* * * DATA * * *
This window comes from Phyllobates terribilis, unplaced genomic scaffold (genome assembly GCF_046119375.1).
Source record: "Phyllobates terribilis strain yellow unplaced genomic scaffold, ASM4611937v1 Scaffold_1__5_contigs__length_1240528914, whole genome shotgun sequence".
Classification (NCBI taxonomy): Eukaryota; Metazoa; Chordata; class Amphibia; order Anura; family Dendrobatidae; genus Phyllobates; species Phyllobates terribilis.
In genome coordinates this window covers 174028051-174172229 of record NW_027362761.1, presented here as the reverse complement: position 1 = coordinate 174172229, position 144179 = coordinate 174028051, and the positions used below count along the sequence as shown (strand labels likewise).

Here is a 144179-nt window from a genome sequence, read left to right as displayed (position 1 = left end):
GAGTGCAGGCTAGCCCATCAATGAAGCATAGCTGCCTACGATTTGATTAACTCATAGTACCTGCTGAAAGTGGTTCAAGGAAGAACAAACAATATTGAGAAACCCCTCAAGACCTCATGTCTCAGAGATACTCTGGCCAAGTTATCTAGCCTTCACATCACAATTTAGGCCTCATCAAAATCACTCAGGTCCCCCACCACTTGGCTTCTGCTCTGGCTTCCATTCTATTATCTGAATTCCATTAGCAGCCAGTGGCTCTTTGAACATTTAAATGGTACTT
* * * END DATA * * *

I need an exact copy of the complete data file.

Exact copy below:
This window comes from Phyllobates terribilis, unplaced genomic scaffold (genome assembly GCF_046119375.1).
Source record: "Phyllobates terribilis strain yellow unplaced genomic scaffold, ASM4611937v1 Scaffold_1__5_contigs__length_1240528914, whole genome shotgun sequence".
Classification (NCBI taxonomy): Eukaryota; Metazoa; Chordata; class Amphibia; order Anura; family Dendrobatidae; genus Phyllobates; species Phyllobates terribilis.
In genome coordinates this window covers 174028051-174172229 of record NW_027362761.1, presented here as the reverse complement: position 1 = coordinate 174172229, position 144179 = coordinate 174028051, and the positions used below count along the sequence as shown (strand labels likewise).

Here is a 144179-nt window from a genome sequence, read left to right as displayed (position 1 = left end):
GAGTGCAGGCTAGCCCATCAATGAAGCATAGCTGCCTACGATTTGATTAACTCATAGTACCTGCTGAAAGTGGTTCAAGGAAGAACAAACAATATTGAGAAACCCCTCAAGACCTCATGTCTCAGAGATACTCTGGCCAAGTTATCTAGCCTTCACATCACAATTTAGGCCTCATCAAAATCACTCAGGTCCCCCACCACTTGGCTTCTGCTCTGGCTTCCATTCTATTATCTGAATTCCATTAGCAGCCAGTGGCTCTTTGAACATTTAAATGGTACTT